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» The Ornery American Forum » General Comments » The Liberty Amendments: Restoring the American Republic (Page 6)

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Author Topic: The Liberty Amendments: Restoring the American Republic
Pyrtolin
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quote:
THIS HAS NOTHING TO DO WITH CONGRESS OR THE COURTS. Congress's role is simply that of a clerk, their job is to call the convention. They do not have discretion on whether to do it or not, they are COMPELLED. The courts and governors have no say either.

Compelled on what basis? There isn't a defined legal mechanism in place to compel anything at the moment, only a high level statement that such a thing is possible. There are no legal definitions of what constitutes a valid application, or what time frame the applications must be made within. Only Congress, through legislation, can directly provide those definitions. Lacking clear a clear legal framework, and dispute over whether a given application was relevant, rescinded, or still binding would end up as a case before SCotUS. There's no other body with the authority to resolves a dispute on such a matter, so it is also explicitly relevant the the process.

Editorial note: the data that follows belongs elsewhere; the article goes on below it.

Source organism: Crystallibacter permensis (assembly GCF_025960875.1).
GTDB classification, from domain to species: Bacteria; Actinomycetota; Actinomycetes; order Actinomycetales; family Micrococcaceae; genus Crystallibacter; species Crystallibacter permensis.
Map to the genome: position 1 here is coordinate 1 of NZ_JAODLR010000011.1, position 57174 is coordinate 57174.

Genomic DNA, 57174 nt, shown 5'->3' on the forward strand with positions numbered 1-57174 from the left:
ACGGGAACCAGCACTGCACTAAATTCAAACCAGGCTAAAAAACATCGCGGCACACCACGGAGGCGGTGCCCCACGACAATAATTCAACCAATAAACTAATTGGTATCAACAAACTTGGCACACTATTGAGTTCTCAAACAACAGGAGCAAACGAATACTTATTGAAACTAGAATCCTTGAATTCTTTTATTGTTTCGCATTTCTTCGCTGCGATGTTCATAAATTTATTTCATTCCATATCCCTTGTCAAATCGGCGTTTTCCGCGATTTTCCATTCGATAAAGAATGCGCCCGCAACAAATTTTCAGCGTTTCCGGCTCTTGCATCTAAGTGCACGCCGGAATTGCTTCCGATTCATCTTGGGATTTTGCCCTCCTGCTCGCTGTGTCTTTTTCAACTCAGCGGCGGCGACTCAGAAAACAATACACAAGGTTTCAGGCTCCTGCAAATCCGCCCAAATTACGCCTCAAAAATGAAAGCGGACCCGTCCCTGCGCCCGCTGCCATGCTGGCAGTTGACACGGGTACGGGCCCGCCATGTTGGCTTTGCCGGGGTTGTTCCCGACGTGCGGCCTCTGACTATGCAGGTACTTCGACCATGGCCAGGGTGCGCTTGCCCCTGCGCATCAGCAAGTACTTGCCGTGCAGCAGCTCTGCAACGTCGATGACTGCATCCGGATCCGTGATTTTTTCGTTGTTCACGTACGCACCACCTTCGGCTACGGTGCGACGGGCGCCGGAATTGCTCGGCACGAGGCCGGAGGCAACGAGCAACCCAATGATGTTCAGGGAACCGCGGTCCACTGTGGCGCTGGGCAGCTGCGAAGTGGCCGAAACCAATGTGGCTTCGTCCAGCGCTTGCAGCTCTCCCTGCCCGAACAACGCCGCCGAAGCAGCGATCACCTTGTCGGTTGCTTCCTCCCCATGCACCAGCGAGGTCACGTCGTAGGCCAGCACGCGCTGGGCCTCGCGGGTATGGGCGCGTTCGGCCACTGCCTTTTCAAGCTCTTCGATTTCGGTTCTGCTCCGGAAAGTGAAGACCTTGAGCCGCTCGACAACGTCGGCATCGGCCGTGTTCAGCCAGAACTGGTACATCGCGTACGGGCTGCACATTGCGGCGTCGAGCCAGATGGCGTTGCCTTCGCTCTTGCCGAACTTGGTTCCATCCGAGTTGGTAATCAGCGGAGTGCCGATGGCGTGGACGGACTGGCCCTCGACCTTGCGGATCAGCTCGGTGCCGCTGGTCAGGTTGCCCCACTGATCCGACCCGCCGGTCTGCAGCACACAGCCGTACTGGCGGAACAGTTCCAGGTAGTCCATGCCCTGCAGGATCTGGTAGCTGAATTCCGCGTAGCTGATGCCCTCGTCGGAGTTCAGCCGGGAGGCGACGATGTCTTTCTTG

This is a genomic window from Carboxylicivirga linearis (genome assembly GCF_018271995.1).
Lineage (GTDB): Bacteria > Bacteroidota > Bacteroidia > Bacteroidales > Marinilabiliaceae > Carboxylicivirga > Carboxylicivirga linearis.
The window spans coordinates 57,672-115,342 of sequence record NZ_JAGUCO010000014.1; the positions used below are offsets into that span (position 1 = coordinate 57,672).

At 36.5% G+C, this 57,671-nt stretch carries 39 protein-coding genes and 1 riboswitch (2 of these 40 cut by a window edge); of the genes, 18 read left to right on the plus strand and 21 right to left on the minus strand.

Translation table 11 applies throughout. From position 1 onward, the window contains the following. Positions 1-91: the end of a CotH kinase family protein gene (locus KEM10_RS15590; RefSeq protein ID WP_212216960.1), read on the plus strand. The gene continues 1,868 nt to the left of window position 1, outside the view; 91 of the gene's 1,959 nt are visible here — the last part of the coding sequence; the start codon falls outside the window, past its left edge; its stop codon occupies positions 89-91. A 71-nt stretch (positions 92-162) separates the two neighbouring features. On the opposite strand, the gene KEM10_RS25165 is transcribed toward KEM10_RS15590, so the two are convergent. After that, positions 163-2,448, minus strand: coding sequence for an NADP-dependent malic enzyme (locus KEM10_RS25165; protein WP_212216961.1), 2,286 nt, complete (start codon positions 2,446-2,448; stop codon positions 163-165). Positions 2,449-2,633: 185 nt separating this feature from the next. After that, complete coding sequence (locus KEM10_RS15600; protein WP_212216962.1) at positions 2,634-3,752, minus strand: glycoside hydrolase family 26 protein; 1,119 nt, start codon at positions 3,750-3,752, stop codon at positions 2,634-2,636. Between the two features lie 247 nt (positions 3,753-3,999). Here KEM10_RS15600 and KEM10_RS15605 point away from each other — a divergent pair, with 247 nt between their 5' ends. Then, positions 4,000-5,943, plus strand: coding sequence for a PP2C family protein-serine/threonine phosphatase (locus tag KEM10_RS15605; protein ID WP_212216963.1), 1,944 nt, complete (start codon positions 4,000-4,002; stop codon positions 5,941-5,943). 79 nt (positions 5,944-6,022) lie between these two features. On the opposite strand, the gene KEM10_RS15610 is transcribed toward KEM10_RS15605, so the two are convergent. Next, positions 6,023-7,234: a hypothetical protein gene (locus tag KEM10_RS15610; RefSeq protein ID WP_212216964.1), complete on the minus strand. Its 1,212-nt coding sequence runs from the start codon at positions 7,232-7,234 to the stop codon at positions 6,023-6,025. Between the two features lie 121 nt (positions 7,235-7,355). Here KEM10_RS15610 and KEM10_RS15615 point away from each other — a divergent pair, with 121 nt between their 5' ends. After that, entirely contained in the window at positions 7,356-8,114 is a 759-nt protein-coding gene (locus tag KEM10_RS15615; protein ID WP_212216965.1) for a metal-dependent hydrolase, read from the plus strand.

If Congress tried to call the convention now, the states that have since rescinded their applications would almost certainly contest it, so it would be up to judicial interpretation to decide whether states are within their rights and powers to declare that they've rescinded their applications or that their previous applications have expired, since there is no congressional legislation to preempt the default right to decide such for themselves in the absence of federal law defining the process.


quote:
As for the absurd notion that it has to be within the same term of the legislature that passed the request, that's insane. That would be like pretending all laws that could possibly affect a legislature's ability to operate (including traffic laws, food regulatory laws for the legislature cafeteria, etc.) had to be re-done every new legislative session because laws apply to legislators too since they are citizens.